A man in an orange plastic suit poked his head out of the opening to assess the body on the floor and the amount of cleanup the room would require before the next person could be led in. He gambled a quick look in my direction before retreating back to get his cleaning supplies. I immediately forgave him without him even asking. Against my policy, but it’s natural to admire greatness. This one on the floor, Bob… or Robert Johnson, I read as I eyed the papers in front of me, had been quite messy. I tried to lead him in the right direction with my interrogations. I truly did, but in the end, he just didn’t have what it takes I supposed. The squeaking wheels of the mopping bucket always made me cringe and there was the man in orange suit again, pushing his bucket of dirty dark soapy slop to clean the warm thick blood away from my white tiled floor.
Watching him, a lesser man clean up my mess, it didn’t help me get back in the proper mood for the next candidate. I shouldn’t look too happy when they brought in the next person. I should look slightly worried, conflicted even. Otherwise, it might give them the wrong idea. But what can I say? Sometimes I didn’t bother to hide my smirk. I love my job.
After watching the janitor smear the gore around until the floor was presentable again, he, the man in the orange suit and his cleaning supplies disappeared behind the secret door. Bob trailed behind them on a cart, jiggling as the wheels bounced on the tile’s grout lines. His arms and legs hung limply over the sides. He would be cleaned and catalogued until his corpse was composted to grow food for true Americans. It was the only productive thing Bob would do in his life as it was the only thing he would ever do inside the walls. When the door closed, I lifted the lid of my control panel and pushed the button for “clean”. Sprinklers came down from hidden compartments in the ceiling and sprayed the room in hot high-pressured blasts. The water crawled up and down my glass in cleansing waves and then thin robotic arms with squeegees popped in and out of hidden cracks to wipe the room dry.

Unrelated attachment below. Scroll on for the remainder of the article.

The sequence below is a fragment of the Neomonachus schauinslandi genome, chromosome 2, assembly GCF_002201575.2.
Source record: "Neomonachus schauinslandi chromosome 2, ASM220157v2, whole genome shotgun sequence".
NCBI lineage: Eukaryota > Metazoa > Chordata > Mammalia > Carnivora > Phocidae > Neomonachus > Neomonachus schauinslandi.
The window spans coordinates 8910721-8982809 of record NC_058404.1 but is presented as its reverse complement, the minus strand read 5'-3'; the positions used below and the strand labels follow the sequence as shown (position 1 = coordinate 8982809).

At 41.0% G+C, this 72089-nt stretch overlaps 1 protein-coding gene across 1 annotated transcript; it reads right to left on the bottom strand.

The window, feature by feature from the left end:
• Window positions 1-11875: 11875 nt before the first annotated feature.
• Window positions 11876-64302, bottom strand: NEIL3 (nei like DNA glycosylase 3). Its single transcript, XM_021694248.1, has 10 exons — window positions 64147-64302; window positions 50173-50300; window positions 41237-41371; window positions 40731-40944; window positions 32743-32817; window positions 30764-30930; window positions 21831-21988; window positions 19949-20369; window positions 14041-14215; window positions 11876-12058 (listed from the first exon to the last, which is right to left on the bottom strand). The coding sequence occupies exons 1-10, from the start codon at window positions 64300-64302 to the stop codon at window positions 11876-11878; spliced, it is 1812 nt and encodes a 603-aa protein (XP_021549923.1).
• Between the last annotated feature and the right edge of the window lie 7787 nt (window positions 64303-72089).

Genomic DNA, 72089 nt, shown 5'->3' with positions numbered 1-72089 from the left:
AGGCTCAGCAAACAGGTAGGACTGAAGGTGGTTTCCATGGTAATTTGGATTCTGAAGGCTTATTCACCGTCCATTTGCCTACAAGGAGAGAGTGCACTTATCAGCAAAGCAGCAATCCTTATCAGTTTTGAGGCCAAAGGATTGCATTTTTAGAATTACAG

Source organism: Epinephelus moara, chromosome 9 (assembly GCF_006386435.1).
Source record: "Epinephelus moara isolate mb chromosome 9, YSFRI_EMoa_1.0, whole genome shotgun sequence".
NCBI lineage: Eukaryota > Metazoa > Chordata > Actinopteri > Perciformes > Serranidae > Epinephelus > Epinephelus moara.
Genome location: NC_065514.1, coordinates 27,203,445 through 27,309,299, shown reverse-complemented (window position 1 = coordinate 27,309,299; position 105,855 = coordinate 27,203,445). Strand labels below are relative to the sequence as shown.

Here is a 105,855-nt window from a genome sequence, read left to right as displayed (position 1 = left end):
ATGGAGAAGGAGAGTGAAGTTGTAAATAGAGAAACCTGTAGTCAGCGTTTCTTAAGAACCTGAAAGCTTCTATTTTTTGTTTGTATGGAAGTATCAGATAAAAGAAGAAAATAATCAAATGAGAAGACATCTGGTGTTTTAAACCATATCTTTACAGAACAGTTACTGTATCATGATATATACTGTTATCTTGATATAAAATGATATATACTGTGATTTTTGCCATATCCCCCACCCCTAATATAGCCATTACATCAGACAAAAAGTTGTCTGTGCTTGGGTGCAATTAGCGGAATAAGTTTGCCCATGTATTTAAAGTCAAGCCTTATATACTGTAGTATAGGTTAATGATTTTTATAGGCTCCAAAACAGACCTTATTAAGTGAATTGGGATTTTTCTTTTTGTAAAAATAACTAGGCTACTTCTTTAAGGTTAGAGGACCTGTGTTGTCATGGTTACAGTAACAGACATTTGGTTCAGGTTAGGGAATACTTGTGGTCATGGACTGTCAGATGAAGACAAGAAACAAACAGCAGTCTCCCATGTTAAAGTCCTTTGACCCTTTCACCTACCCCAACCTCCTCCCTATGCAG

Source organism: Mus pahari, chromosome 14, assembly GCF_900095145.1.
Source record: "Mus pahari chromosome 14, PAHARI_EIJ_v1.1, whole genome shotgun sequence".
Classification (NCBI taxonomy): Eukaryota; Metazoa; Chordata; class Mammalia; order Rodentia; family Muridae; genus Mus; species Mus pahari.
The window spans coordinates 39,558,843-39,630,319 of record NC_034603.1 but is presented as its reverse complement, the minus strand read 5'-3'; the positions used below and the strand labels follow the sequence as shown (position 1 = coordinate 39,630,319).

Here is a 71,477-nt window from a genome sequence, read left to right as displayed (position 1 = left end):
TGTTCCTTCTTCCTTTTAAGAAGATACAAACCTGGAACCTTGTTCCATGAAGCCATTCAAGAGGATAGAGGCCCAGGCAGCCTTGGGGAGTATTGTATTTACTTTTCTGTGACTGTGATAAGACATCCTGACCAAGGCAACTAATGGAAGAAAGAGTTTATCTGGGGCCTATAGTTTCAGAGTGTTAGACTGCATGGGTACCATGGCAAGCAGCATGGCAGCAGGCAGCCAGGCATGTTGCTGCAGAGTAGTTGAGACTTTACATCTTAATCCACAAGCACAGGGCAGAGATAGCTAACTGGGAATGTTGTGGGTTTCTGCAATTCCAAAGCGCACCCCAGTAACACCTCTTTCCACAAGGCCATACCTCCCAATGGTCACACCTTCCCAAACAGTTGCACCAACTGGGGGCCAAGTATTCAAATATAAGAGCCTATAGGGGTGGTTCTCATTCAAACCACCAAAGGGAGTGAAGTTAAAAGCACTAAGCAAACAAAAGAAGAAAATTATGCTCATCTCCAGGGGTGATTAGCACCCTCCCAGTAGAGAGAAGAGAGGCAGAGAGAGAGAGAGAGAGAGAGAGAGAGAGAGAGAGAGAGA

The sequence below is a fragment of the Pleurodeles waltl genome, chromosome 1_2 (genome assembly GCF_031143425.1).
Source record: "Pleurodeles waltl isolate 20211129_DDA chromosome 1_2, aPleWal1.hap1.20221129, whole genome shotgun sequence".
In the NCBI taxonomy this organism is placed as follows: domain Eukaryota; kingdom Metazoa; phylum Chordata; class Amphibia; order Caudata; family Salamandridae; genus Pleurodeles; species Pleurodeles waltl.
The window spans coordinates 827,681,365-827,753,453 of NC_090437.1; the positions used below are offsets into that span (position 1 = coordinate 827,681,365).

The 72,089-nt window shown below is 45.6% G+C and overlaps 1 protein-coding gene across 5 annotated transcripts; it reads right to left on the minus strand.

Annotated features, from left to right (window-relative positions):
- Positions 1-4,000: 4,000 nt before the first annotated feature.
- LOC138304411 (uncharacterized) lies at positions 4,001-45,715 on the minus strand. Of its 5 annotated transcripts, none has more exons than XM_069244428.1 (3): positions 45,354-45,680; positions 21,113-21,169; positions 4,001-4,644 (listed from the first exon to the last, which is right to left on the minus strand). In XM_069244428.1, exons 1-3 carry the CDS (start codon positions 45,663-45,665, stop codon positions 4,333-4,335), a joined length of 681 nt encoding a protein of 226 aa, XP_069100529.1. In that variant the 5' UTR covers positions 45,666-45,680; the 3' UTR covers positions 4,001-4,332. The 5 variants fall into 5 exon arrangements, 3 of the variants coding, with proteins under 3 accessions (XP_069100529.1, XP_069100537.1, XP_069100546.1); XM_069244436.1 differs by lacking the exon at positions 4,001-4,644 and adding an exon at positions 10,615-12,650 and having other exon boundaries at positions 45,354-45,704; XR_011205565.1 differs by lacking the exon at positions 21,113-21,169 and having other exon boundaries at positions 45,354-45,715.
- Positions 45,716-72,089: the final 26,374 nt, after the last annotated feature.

Any remnant of blood was gone and I made sure the video feed played in the waiting room of the man in the orange suit. I didn’t want him feeling as if I really needed him. I didn’t. I could have just as easily pressed the button for incinerate to dispose of Bob’s body and then had the room cleaned from my panel, from my chair, but I liked the orange men to contribute. Hard work is a requirement this side of the wall. I didn’t want Bob clogging the drain either.